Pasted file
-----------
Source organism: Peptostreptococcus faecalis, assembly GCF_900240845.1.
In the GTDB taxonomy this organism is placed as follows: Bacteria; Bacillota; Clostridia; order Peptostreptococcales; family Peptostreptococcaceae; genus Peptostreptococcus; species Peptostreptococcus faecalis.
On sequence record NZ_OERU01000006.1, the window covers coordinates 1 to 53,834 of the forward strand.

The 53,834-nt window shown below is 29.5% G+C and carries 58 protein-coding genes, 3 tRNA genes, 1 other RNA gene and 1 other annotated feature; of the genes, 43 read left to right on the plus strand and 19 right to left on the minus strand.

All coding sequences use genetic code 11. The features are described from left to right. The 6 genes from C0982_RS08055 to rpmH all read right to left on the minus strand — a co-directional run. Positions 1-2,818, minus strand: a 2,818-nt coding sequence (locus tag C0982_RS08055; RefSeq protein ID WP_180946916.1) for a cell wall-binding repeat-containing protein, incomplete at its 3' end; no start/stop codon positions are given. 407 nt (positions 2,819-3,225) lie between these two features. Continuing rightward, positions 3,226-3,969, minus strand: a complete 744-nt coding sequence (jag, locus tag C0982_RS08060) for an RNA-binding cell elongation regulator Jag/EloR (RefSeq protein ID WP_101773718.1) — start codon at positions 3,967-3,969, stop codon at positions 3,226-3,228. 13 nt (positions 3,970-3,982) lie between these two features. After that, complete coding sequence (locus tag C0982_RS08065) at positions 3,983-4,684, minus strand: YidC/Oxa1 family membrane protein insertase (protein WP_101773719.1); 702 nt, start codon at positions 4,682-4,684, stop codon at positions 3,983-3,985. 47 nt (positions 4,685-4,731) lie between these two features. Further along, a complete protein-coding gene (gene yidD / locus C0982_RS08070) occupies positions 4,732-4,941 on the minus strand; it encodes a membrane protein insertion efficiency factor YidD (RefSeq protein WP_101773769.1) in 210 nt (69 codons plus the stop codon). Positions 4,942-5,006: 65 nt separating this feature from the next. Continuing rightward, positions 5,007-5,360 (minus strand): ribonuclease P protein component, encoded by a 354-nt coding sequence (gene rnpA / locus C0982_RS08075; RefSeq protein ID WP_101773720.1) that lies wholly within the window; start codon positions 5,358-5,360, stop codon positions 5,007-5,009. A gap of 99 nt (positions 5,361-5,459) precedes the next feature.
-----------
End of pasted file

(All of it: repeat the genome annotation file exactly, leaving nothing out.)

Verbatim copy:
Source organism: Peptostreptococcus faecalis, assembly GCF_900240845.1.
In the GTDB taxonomy this organism is placed as follows: Bacteria; Bacillota; Clostridia; order Peptostreptococcales; family Peptostreptococcaceae; genus Peptostreptococcus; species Peptostreptococcus faecalis.
On sequence record NZ_OERU01000006.1, the window covers coordinates 1 to 53,834 of the forward strand.

The 53,834-nt window shown below is 29.5% G+C and carries 58 protein-coding genes, 3 tRNA genes, 1 other RNA gene and 1 other annotated feature; of the genes, 43 read left to right on the plus strand and 19 right to left on the minus strand.

All coding sequences use genetic code 11. The features are described from left to right. The 6 genes from C0982_RS08055 to rpmH all read right to left on the minus strand — a co-directional run. Positions 1-2,818, minus strand: a 2,818-nt coding sequence (locus tag C0982_RS08055; RefSeq protein ID WP_180946916.1) for a cell wall-binding repeat-containing protein, incomplete at its 3' end; no start/stop codon positions are given. 407 nt (positions 2,819-3,225) lie between these two features. Continuing rightward, positions 3,226-3,969, minus strand: a complete 744-nt coding sequence (jag, locus tag C0982_RS08060) for an RNA-binding cell elongation regulator Jag/EloR (RefSeq protein ID WP_101773718.1) — start codon at positions 3,967-3,969, stop codon at positions 3,226-3,228. 13 nt (positions 3,970-3,982) lie between these two features. After that, complete coding sequence (locus tag C0982_RS08065) at positions 3,983-4,684, minus strand: YidC/Oxa1 family membrane protein insertase (protein WP_101773719.1); 702 nt, start codon at positions 4,682-4,684, stop codon at positions 3,983-3,985. 47 nt (positions 4,685-4,731) lie between these two features. Further along, a complete protein-coding gene (gene yidD / locus C0982_RS08070) occupies positions 4,732-4,941 on the minus strand; it encodes a membrane protein insertion efficiency factor YidD (RefSeq protein WP_101773769.1) in 210 nt (69 codons plus the stop codon). Positions 4,942-5,006: 65 nt separating this feature from the next. Continuing rightward, positions 5,007-5,360 (minus strand): ribonuclease P protein component, encoded by a 354-nt coding sequence (gene rnpA / locus C0982_RS08075; RefSeq protein ID WP_101773720.1) that lies wholly within the window; start codon positions 5,358-5,360, stop codon positions 5,007-5,009. A gap of 99 nt (positions 5,361-5,459) precedes the next feature.